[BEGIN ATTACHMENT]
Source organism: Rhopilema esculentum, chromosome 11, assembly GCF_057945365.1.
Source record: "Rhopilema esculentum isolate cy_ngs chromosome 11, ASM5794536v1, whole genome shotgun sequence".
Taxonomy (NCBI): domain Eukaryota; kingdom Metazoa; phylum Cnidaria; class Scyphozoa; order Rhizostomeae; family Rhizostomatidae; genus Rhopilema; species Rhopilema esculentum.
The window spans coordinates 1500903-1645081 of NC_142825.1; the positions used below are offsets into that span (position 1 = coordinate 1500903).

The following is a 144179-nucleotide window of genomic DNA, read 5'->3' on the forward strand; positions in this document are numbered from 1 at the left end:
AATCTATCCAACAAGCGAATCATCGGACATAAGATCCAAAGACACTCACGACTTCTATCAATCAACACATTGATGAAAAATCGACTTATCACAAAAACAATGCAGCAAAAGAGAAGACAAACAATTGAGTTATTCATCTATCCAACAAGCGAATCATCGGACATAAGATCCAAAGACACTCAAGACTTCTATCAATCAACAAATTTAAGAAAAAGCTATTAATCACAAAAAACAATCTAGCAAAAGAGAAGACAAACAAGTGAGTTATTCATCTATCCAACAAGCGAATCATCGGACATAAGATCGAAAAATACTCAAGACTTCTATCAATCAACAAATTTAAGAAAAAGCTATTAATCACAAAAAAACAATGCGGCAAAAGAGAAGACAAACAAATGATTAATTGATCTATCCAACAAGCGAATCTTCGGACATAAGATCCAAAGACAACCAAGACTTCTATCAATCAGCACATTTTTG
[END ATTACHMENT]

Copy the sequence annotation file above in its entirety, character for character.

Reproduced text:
Source organism: Rhopilema esculentum, chromosome 11, assembly GCF_057945365.1.
Source record: "Rhopilema esculentum isolate cy_ngs chromosome 11, ASM5794536v1, whole genome shotgun sequence".
Taxonomy (NCBI): domain Eukaryota; kingdom Metazoa; phylum Cnidaria; class Scyphozoa; order Rhizostomeae; family Rhizostomatidae; genus Rhopilema; species Rhopilema esculentum.
The window spans coordinates 1500903-1645081 of NC_142825.1; the positions used below are offsets into that span (position 1 = coordinate 1500903).

The following is a 144179-nucleotide window of genomic DNA, read 5'->3' on the forward strand; positions in this document are numbered from 1 at the left end:
AATCTATCCAACAAGCGAATCATCGGACATAAGATCCAAAGACACTCACGACTTCTATCAATCAACACATTGATGAAAAATCGACTTATCACAAAAACAATGCAGCAAAAGAGAAGACAAACAATTGAGTTATTCATCTATCCAACAAGCGAATCATCGGACATAAGATCCAAAGACACTCAAGACTTCTATCAATCAACAAATTTAAGAAAAAGCTATTAATCACAAAAAACAATCTAGCAAAAGAGAAGACAAACAAGTGAGTTATTCATCTATCCAACAAGCGAATCATCGGACATAAGATCGAAAAATACTCAAGACTTCTATCAATCAACAAATTTAAGAAAAAGCTATTAATCACAAAAAAACAATGCGGCAAAAGAGAAGACAAACAAATGATTAATTGATCTATCCAACAAGCGAATCTTCGGACATAAGATCCAAAGACAACCAAGACTTCTATCAATCAGCACATTTTTG